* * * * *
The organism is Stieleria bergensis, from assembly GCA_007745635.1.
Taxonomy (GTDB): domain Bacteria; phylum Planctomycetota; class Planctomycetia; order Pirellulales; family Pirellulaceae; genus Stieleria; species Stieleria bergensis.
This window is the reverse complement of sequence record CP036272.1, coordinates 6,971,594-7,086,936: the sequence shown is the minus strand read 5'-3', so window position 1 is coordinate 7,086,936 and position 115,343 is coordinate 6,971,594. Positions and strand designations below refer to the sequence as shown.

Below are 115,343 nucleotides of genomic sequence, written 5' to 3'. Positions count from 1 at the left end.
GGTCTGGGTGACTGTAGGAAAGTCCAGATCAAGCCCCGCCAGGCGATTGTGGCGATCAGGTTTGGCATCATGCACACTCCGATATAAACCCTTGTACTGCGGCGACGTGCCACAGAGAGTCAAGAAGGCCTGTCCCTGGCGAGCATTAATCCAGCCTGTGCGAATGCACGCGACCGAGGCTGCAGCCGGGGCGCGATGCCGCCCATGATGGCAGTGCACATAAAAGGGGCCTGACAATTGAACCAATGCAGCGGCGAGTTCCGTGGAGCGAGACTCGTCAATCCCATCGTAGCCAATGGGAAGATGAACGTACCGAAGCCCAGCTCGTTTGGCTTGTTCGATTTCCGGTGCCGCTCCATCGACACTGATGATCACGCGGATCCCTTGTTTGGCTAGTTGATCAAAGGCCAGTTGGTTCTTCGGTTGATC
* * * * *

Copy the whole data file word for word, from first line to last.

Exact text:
The organism is Stieleria bergensis, from assembly GCA_007745635.1.
Taxonomy (GTDB): domain Bacteria; phylum Planctomycetota; class Planctomycetia; order Pirellulales; family Pirellulaceae; genus Stieleria; species Stieleria bergensis.
This window is the reverse complement of sequence record CP036272.1, coordinates 6,971,594-7,086,936: the sequence shown is the minus strand read 5'-3', so window position 1 is coordinate 7,086,936 and position 115,343 is coordinate 6,971,594. Positions and strand designations below refer to the sequence as shown.

Below are 115,343 nucleotides of genomic sequence, written 5' to 3'. Positions count from 1 at the left end.
GGTCTGGGTGACTGTAGGAAAGTCCAGATCAAGCCCCGCCAGGCGATTGTGGCGATCAGGTTTGGCATCATGCACACTCCGATATAAACCCTTGTACTGCGGCGACGTGCCACAGAGAGTCAAGAAGGCCTGTCCCTGGCGAGCATTAATCCAGCCTGTGCGAATGCACGCGACCGAGGCTGCAGCCGGGGCGCGATGCCGCCCATGATGGCAGTGCACATAAAAGGGGCCTGACAATTGAACCAATGCAGCGGCGAGTTCCGTGGAGCGAGACTCGTCAATCCCATCGTAGCCAATGGGAAGATGAACGTACCGAAGCCCAGCTCGTTTGGCTTGTTCGATTTCCGGTGCCGCTCCATCGACACTGATGATCACGCGGATCCCTTGTTTGGCTAGTTGATCAAAGGCCAGTTGGTTCTTCGGTTGATC